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Astrophysicist Dr. Neil DeGrasse Tyson was asked by a reader of TIME magazine, "What is the most astounding fact you can share with us about the Universe?" This is his answer.
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Narration: TIME Magazine's "10 Questions for Neil Degrasse Tyson"
Music: "To Build a Home" by the Cinematic Orchestra feat. Patrick Watson
Video (in order of appearance):
IMAX: Hubble 3D (Orion)
Yellowstone: Battle for Life (Tree & Waterfall)
Supernova to Crab Nebula
BBC: Wonders of the Solar System (formation of the solar system)
Accretion and First Eukaryotes from the 2011 film "Tree of Life" directed by Terrence Malick
BBC: Charles Darwin and the Tree of Life
"Salar de Uyuni, Bolivia" by Ayrton Orio (human eye)
"Afghanistan - touch down in flight" by Augustin Pictures
"mongolia!" by wiissa
Excerpt from "Outside In", Copyright Stephen van Vuuren/SV2 Studios
IMAX: Hubble 3D (Inside Orion Nebula)
Shuttle Launch from 1985 IMAX film "The Dream is Alive"
"Earth -- Time Lapse View from Space, Fly Over -- NASA, ISS" by Michael Konig
Excerpt from "The Island" - La Palma Time Lapse Video by Christoph Malin
"Mars sunset" captured by NASA's Mars Exploration Rover Spirithttp://www.nasa.gov/multimedia/imagegallery/image_feature_347.html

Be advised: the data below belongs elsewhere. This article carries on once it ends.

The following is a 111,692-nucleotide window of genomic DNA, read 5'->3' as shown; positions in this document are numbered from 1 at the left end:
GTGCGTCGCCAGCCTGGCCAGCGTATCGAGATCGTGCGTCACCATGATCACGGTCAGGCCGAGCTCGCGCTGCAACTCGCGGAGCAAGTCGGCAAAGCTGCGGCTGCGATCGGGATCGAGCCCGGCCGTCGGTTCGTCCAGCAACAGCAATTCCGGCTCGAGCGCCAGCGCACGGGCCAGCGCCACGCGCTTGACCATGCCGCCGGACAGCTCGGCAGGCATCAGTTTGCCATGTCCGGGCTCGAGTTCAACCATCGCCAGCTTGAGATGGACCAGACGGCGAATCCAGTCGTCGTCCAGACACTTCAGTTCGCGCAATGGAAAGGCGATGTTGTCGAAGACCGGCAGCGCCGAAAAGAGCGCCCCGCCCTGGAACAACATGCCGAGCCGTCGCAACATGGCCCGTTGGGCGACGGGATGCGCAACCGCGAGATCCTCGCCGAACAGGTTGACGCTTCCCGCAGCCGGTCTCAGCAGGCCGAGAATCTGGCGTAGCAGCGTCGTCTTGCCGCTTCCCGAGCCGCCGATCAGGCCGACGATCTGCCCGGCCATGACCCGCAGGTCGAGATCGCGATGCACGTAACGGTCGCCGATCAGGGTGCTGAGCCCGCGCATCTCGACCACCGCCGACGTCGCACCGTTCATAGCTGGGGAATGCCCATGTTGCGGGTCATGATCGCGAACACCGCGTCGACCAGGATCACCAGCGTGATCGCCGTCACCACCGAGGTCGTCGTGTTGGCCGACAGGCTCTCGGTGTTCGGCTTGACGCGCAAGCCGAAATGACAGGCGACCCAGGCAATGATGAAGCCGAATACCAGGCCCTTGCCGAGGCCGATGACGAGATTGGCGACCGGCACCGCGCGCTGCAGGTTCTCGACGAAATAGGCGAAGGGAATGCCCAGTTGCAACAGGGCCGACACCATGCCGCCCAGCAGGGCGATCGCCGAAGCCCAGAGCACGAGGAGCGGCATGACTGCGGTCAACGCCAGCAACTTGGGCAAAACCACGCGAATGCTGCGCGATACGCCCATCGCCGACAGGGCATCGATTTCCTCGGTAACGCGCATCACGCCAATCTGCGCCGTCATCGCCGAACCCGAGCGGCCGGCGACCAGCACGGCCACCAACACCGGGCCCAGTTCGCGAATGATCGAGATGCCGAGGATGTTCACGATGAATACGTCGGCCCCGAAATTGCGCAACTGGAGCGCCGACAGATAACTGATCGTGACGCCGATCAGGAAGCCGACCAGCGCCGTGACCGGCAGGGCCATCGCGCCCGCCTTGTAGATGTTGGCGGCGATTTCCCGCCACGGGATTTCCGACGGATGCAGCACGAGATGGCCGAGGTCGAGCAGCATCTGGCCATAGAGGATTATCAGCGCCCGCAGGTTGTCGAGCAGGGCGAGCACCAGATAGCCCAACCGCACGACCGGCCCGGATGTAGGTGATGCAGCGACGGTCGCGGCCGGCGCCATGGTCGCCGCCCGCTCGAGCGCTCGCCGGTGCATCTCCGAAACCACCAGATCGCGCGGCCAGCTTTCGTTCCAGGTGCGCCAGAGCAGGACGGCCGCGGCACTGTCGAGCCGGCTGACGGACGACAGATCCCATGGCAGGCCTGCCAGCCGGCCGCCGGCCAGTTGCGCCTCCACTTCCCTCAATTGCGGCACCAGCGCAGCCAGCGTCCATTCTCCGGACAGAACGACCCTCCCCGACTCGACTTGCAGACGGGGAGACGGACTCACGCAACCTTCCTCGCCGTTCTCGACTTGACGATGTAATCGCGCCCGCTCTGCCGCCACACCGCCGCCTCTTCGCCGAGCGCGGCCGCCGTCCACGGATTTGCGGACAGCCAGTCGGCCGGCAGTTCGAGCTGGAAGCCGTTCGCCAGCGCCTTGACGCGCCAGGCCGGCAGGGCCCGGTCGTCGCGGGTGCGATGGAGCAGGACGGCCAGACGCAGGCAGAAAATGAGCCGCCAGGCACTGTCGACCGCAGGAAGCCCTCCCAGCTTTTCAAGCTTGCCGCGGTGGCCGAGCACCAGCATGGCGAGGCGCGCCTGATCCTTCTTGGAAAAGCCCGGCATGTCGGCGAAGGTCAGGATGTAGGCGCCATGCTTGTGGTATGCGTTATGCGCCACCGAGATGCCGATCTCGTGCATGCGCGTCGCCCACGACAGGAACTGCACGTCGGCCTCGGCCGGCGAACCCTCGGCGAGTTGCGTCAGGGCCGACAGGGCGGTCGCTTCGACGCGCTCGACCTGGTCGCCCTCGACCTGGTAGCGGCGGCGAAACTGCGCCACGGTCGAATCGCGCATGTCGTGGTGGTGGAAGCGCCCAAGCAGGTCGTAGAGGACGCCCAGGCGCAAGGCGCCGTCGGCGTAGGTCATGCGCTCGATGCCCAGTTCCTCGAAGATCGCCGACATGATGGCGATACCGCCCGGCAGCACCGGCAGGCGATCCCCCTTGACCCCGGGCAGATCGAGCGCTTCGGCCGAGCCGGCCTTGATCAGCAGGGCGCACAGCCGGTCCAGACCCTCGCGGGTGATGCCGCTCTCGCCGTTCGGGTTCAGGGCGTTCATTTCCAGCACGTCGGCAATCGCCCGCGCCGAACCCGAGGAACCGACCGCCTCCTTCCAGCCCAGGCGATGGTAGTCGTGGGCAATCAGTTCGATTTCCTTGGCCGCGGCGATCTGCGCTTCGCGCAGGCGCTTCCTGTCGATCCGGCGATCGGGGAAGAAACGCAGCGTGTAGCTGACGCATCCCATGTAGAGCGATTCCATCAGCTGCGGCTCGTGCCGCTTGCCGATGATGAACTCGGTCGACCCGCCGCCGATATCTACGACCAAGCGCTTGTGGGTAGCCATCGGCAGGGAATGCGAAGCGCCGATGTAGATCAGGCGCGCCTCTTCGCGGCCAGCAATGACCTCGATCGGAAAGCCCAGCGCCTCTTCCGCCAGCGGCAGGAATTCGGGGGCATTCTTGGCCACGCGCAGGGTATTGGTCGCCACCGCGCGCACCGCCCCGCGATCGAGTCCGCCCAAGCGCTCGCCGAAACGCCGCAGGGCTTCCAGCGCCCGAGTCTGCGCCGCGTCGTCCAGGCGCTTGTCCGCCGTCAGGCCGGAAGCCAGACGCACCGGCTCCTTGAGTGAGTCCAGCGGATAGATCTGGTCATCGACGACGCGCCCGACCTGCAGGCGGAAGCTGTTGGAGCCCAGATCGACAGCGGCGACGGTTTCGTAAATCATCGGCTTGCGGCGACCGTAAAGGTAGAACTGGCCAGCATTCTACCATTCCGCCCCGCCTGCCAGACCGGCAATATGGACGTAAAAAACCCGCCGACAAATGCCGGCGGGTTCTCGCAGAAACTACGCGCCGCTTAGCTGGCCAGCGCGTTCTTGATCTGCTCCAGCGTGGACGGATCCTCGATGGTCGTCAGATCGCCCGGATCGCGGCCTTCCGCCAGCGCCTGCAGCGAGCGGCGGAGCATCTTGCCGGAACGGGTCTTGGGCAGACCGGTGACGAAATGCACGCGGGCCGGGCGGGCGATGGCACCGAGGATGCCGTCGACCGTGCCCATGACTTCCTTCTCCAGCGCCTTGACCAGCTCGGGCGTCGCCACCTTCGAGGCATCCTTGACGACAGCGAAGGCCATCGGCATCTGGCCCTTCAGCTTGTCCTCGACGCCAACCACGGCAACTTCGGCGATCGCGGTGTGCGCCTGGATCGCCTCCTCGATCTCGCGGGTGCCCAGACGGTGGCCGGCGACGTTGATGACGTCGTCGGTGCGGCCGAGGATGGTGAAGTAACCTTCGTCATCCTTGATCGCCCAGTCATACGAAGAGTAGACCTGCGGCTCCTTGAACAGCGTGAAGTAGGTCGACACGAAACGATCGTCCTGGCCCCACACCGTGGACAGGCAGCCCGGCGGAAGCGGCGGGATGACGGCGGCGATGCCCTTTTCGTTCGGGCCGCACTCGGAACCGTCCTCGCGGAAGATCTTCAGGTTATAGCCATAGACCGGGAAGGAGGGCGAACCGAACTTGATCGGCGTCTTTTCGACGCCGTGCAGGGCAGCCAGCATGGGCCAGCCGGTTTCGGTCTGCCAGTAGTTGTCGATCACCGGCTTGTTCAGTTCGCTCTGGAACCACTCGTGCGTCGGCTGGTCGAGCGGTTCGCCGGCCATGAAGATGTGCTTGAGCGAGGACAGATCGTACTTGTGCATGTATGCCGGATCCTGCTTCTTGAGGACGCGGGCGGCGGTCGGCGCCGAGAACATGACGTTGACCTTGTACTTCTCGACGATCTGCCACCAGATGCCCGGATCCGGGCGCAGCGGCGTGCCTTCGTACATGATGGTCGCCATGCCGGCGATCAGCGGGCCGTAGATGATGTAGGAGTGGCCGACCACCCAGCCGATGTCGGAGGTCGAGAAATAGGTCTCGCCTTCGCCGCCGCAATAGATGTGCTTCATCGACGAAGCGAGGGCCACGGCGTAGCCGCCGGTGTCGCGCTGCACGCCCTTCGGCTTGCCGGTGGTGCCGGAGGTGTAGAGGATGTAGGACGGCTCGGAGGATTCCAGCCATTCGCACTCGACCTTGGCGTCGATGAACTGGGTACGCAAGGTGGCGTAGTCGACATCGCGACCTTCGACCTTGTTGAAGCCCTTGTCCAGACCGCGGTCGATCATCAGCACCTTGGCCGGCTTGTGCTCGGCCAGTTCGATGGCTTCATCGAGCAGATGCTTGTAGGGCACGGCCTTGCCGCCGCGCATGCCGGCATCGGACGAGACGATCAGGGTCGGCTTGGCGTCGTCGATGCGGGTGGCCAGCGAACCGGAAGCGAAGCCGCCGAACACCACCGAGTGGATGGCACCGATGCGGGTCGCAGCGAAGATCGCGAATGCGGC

This artist's impression shows a binary system containing a stellar-mass black h*** called IGR J17091-3624, or IGR J17091 for short. The strong gravity of the black h***, on the left, is pulling gas away from a companion star on the right. This gas forms a disk of hot gas around the black h***, and the wind is driven off this disk.
New observations with NASA's Chandra X-ray Observatory clocked the fastest wind ever seen blowing off a disk around this stellar-mass black h***. Stellar-mass black holes are born when extremely massive stars collapse and typically weigh between five and 10 times the mass of the Sun.
The record-breaking wind is moving about twenty million miles per hour, or about three percent the speed of light. This is nearly ten times faster than had ever been seen from a stellar-mass black h***, and matches some of the fastest winds generated by supermassive black holes, objects millions or billions of times more massive.
Another unanticipated finding is that the wind, which comes from a disk of gas surrounding the black h***, may be carrying away much more material than the black h*** is capturing.
The high speed for the wind was estimated from a spectrum made by Chandra in 2011. A spectrum shows how intense the X-rays are at different energies. Ions emit and absorb distinct features in spectra, which allow scientists to monitor them and their behavior. A Chandra spectrum of iron ions made two months earlier showed no evidence of the high-speed wind, meaning the wind likely turns on and off over time.
Image Credit: NASA/CXC/M.Weiss